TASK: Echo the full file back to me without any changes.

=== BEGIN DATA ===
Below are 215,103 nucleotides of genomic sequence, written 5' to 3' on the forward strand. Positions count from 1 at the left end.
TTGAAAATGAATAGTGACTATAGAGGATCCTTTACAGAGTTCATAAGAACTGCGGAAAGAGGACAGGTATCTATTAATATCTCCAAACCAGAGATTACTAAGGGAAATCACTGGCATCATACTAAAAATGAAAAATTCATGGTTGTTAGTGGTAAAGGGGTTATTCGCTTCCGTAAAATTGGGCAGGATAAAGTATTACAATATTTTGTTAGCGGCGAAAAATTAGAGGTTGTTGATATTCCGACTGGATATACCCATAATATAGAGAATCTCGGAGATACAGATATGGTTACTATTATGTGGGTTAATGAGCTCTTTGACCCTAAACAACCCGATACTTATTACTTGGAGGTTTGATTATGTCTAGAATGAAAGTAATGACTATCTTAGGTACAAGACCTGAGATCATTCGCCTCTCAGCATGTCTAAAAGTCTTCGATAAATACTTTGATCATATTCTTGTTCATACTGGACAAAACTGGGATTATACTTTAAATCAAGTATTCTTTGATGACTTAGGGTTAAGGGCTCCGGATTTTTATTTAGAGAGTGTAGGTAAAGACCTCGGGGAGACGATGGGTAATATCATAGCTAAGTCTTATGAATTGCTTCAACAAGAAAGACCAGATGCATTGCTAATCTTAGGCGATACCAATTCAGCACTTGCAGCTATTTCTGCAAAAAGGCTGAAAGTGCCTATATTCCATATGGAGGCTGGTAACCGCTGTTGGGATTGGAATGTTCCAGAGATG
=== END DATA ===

Below are 215,103 nucleotides of genomic sequence, written 5' to 3' on the forward strand. Positions count from 1 at the left end.
TTGAAAATGAATAGTGACTATAGAGGATCCTTTACAGAGTTCATAAGAACTGCGGAAAGAGGACAGGTATCTATTAATATCTCCAAACCAGAGATTACTAAGGGAAATCACTGGCATCATACTAAAAATGAAAAATTCATGGTTGTTAGTGGTAAAGGGGTTATTCGCTTCCGTAAAATTGGGCAGGATAAAGTATTACAATATTTTGTTAGCGGCGAAAAATTAGAGGTTGTTGATATTCCGACTGGATATACCCATAATATAGAGAATCTCGGAGATACAGATATGGTTACTATTATGTGGGTTAATGAGCTCTTTGACCCTAAACAACCCGATACTTATTACTTGGAGGTTTGATTATGTCTAGAATGAAAGTAATGACTATCTTAGGTACAAGACCTGAGATCATTCGCCTCTCAGCATGTCTAAAAGTCTTCGATAAATACTTTGATCATATTCTTGTTCATACTGGACAAAACTGGGATTATACTTTAAATCAAGTATTCTTTGATGACTTAGGGTTAAGGGCTCCGGATTTTTATTTAGAGAGTGTAGGTAAAGACCTCGGGGAGACGATGGGTAATATCATAGCTAAGTCTTATGAATTGCTTCAACAAGAAAGACCAGATGCATTGCTAATCTTAGGCGATACCAATTCAGCACTTGCAGCTATTTCTGCAAAAAGGCTGAAAGTGCCTATATTCCATATGGAGGCTGGTAACCGCTGTTGGGATTGGAATGTTCCAGAGATG